The Supreme Court

The parents further appealed to the Supreme Court. Their argument was that the amount the son was to receive under the order was more than the amount of the detriment suffered and more than the net value of the contribution he made to the farming in excess of what he was paid.

In Jennings v Rice [2002] EWCA Civ 159, Lord Justice Walker put it this way: ‘The essence of the doctrine of proprietary estoppel is to do what is necessary to avoid an unconscionable result, and a disproportionate remedy cannot be the right way of going about that.’ There is no equitable power to give B more than A promised.

In giving the son 40% of the value of the farm now, the trial judge accelerated the date upon which the parent’s promise was to be enforced, as they may have many years to live. There should have been a discount for early receipt. As a clean break had already been achieved, it would not have been unconscionable to place the farm on trust. Thus, the parents should be entitled to choose between two forms of relief: the first being a clean break, as set out by the trial judge, but discounted for early receipt. The second being a reversionary interest under a trust of the farm, with the parents having a life interest in the meantime.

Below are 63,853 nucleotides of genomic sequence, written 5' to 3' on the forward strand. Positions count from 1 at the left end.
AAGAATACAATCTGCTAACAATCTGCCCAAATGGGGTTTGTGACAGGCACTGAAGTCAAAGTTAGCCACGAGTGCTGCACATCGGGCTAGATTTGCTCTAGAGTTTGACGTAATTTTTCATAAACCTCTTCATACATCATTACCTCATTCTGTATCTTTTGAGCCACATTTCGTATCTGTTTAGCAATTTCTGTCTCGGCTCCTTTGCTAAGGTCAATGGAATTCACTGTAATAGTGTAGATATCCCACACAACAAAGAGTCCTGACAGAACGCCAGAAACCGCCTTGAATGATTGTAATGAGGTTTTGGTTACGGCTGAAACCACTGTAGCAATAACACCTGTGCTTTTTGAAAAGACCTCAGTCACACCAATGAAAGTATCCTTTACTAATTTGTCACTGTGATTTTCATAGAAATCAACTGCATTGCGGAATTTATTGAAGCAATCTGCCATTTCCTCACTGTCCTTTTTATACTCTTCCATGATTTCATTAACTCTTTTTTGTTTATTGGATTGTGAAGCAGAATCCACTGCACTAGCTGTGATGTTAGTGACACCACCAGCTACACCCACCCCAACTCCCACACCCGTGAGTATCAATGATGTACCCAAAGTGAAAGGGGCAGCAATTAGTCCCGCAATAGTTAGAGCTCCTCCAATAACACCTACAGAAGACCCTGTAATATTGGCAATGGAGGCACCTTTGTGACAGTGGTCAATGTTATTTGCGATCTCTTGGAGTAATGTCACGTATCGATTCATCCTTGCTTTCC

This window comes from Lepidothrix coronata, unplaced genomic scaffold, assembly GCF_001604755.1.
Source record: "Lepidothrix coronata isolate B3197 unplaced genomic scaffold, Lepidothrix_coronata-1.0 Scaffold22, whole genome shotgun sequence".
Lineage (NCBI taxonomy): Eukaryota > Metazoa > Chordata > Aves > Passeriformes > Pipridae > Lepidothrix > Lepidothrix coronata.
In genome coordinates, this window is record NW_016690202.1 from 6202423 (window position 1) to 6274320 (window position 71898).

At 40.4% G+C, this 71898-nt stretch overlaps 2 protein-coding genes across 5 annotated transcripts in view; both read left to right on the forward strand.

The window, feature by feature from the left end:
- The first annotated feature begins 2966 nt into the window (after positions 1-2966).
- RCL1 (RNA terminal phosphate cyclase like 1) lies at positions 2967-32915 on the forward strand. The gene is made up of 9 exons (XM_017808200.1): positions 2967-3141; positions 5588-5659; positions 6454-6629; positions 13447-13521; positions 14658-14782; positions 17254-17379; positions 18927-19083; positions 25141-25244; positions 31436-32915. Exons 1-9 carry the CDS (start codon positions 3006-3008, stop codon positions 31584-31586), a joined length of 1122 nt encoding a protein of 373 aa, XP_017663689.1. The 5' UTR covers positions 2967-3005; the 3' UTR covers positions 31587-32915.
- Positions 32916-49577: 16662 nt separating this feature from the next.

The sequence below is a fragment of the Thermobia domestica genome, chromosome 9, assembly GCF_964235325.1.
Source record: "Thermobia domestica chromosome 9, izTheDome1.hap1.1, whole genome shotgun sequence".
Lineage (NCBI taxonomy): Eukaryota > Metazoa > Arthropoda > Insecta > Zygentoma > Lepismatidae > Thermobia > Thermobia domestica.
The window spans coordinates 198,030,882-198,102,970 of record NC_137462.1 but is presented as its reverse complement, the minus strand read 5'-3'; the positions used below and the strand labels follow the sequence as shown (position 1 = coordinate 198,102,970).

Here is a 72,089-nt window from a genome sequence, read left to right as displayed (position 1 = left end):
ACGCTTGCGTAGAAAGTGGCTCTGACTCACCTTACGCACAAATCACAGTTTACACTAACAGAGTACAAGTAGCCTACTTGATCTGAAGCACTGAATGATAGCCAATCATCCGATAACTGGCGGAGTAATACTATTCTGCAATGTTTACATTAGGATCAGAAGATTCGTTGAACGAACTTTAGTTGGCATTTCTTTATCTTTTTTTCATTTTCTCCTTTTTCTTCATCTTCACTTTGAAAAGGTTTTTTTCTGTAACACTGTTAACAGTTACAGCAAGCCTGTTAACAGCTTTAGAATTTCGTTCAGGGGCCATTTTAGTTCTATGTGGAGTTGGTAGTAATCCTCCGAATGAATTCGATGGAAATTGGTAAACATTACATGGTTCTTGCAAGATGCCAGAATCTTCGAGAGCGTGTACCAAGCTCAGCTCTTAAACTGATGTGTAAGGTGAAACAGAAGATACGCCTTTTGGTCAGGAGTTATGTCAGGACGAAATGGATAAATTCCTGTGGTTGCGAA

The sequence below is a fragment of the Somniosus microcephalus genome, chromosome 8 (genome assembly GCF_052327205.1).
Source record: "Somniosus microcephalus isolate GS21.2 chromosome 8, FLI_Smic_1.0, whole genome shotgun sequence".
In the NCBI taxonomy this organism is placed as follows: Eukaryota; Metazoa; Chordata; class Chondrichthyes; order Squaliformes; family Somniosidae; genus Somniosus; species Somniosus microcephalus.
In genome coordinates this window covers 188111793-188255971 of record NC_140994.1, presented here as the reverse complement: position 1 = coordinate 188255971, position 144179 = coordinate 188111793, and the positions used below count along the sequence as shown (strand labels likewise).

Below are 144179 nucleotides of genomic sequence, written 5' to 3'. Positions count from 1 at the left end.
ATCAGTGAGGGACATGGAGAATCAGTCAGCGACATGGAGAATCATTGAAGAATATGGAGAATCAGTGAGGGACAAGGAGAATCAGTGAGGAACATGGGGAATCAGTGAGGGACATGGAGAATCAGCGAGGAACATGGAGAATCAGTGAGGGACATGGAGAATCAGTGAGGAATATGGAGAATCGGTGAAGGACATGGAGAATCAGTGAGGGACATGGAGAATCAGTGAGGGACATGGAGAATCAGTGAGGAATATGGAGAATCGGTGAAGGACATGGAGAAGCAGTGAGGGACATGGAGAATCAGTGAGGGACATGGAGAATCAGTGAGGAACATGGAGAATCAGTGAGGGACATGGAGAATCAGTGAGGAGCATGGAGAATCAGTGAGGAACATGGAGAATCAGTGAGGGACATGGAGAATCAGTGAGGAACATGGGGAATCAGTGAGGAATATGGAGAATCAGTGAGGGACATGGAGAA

In this case, given the fact that both parents were still alive, an allowance should have been made for acceleration. For example, if the parents were to fall ill or require care services later in life, the promise made to the son would have precluded them from using some of their assets to pay for this. In re-assessing the detriment suffered by the son, the court chose to estimate his reliance loss. The objective was to place the son, so far as money can do it, in as good a position as if he had not built his career on the promises made by his father. Given the typically high capital values of farmland, it was likely the land would be worth far more than any value of detriment in this case. The parties both sought a clean break, and the son was awarded £610,000 as equitable compensation.

The judgment in Guest and another v Guest illustrates the importance of checking, prior to granting a remedy, that the remedy will not be out of proportion to the value of the detriment suffered by the claimant.

Adam Jones